An ‘Erratic Neighbor’
Author and military analyst Colonel Rajinder Kushwaha shared his assessment: “There are many reasons for giving priority to the western border, varying from geographical proximity to strategic necessity, availability, and an erratic opponent. Pakistan’s geographical proximity to India and being its immediate neighbor on the western flank, particularly Kashmir, needs to be deterred from launching a surprise air attack.
“This could happen as a response to India’s surgical strike to knock out Pakistan’s terror hubs in Pakistan Occupied Kashmir or anywhere else in Pakistan as it happened in February 2019, when Pakistan had scrambled F-16 fighter aircraft on 27 February 2019. The deployment of S-400 would give the flexibility to India to strike at will on targets within Pakistan and at the same time deter Pakistan from retaliatory action. It could thus raise the cost of terrorist misadventure for Pakistan.
“The geographical profile of the Chinese border does not allow the People’s Liberation Army Air Force to strike at will in India. It has to use long-range missiles. If China does so, it can also expect India to retaliate with an adequate punch. The Chinese border, though it is desirable to give an effective air defense system, yet the geographical proximity of Pakistan places the Chinese border at a reduced priority.
“Pakistan gets priority because of its severe hostility towards India. The current priority to the western border is due to lesser availability. The choice is to be made between a demon and a thief. No prize for guessing as to who was the demon.
“Political turmoil in Pakistan suggests that religious groups might siege power sooner or later and they would certainly indulge in another round of military conflict with India. It is a circumstantial necessity to be operationally ready for any misadventure by erratic Pakistani leadership. S-400 can ensure the neutralization of such an air adventure by Pakistan.
“The deployment of the S-400 air defense missile system is also a strategic necessity in a two-front war with China and Pakistan. China’s military objective might seem to be eastern Ladakh or Arunachal Pradesh. But the terrain restricts China’s air maneuverability due to mountainous and high-altitude environments. In the case of Pakistan, it is not so, and Kashmir is its primary objective, which is the fulcrum of India’s secular nationhood. Therefore, it ought to be safe at all costs.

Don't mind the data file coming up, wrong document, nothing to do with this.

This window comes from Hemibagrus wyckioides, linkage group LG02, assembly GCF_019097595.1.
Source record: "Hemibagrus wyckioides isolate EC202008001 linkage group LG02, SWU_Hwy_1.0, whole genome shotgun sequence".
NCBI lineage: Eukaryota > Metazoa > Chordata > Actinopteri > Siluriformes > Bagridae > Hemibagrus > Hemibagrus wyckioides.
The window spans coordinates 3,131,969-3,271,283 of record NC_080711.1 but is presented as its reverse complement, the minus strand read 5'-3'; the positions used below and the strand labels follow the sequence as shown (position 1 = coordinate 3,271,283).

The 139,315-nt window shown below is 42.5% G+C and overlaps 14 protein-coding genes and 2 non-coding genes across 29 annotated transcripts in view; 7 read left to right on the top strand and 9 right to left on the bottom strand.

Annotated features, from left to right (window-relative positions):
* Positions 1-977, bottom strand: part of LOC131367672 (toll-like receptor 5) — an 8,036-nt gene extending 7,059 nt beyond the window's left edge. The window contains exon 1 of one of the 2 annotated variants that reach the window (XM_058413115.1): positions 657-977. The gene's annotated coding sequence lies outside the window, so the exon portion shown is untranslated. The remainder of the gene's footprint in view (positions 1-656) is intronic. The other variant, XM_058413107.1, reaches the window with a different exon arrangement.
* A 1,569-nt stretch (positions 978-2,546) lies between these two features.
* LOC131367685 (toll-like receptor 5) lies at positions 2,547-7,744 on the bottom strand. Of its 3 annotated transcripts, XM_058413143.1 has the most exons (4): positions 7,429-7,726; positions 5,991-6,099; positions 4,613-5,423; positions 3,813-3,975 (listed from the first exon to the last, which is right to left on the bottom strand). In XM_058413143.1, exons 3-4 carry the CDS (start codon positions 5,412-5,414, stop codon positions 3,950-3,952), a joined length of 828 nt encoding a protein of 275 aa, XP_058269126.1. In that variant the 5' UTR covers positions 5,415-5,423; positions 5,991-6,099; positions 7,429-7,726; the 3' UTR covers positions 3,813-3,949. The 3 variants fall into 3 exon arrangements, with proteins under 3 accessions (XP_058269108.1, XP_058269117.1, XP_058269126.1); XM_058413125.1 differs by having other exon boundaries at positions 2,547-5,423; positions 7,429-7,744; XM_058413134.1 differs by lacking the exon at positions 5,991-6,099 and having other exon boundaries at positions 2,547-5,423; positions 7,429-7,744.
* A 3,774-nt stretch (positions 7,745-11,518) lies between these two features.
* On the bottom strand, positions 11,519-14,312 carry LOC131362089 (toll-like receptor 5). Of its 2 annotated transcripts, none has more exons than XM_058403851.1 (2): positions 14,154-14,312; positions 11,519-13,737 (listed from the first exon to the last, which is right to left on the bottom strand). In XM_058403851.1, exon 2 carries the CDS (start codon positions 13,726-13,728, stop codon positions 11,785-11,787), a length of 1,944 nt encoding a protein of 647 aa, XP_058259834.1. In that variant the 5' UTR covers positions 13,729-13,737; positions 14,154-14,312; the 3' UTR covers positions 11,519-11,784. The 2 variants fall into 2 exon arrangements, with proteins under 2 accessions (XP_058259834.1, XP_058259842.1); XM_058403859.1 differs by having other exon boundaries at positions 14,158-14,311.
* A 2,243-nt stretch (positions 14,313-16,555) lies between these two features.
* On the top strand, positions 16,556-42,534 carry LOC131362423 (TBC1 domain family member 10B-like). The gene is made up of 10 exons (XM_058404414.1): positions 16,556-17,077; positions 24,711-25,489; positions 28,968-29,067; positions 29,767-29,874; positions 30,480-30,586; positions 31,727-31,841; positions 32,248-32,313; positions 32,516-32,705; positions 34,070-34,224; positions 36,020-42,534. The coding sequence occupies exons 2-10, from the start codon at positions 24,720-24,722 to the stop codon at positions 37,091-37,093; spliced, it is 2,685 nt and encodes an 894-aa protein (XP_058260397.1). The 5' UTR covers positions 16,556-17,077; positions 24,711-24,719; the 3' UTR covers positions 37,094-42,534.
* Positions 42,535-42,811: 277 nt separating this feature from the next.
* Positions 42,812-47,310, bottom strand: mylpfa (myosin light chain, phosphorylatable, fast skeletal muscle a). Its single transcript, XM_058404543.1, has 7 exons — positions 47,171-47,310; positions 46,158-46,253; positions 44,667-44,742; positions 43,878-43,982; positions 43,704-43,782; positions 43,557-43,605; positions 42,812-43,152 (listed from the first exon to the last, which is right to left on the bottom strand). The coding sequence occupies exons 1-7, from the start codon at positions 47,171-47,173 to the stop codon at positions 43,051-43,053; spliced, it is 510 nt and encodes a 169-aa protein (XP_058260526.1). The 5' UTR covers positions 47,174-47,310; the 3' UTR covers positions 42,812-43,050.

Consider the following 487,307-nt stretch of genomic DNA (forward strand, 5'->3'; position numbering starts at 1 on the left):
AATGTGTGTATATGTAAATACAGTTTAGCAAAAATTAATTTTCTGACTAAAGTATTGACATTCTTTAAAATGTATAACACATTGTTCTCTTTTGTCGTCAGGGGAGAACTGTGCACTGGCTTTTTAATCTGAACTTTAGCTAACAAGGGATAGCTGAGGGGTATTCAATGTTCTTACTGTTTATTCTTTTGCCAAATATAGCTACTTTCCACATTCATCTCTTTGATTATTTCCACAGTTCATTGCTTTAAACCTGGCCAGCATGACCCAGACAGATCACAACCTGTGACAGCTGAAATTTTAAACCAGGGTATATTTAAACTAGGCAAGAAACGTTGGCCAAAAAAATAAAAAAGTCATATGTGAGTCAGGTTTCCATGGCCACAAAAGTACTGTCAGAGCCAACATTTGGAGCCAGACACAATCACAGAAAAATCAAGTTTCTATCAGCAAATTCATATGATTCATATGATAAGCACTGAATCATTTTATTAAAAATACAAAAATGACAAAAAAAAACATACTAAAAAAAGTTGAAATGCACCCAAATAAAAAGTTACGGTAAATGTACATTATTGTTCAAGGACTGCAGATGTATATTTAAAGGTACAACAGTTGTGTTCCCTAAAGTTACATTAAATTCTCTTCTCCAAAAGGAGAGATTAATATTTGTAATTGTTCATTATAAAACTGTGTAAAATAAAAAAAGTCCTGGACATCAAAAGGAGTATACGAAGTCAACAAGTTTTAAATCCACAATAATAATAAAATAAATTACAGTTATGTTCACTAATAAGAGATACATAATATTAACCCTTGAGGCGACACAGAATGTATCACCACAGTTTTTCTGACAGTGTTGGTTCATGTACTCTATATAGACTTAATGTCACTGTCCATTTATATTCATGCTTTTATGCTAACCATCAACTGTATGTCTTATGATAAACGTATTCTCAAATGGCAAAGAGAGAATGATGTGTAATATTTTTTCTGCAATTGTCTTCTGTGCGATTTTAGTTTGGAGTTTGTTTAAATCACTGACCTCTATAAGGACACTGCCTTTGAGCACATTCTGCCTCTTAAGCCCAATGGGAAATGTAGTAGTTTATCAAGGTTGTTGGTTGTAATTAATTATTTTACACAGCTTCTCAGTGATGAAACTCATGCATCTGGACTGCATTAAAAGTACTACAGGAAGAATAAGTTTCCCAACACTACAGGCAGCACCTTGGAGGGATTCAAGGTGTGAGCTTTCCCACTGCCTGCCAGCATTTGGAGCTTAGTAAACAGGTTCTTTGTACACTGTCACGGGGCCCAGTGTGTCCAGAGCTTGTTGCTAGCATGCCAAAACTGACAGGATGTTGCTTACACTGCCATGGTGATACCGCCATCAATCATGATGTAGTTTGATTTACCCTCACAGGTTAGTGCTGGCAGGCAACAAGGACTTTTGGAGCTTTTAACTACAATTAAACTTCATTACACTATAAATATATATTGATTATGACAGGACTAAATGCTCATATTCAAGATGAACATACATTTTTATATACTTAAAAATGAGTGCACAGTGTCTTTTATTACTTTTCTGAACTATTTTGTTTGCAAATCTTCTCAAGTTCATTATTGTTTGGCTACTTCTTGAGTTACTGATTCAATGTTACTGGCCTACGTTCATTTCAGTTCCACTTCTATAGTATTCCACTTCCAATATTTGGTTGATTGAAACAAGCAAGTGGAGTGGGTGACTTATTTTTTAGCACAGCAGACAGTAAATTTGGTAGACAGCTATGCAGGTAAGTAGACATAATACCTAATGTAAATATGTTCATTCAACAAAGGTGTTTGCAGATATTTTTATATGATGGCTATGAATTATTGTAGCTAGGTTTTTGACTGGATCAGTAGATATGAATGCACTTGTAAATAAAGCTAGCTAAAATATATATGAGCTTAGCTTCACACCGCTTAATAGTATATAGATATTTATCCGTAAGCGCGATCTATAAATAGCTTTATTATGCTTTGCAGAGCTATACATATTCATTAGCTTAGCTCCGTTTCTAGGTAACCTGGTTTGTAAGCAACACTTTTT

“It is obvious that while India might like to provide effective air defense along both western and northern/eastern borders, it has to work out its priorities, based upon availability and necessity. While China is Number One enemy, Pakistan is more dangerous and crazier. Therefore, our priority ought to be the western sector till an adequate weapon system is made available,” Kushwaha added.
Military author and analyst, Joseph P Chacko shared his take: “If S-400 deployment takes care of both Pakistan and China, which is as per an unnamed source to a newspaper, then it is being deployed in Kashmir. Another scenario is that the missiles will be deployed against Pakistan and the radar which can detect up to 1000 km can be used to detect incoming (threats) from both Pakistan and China.”
When asked how an ‘Operation Swift Retort’ (February 2019) could have panned out had the S-400s been inducted, Chacko opined: “Operation Swift Retort would have been carried out irrespective of the S-400 deployment as we have radars capable of looking deep into Pakistan and it has not prevented the move.”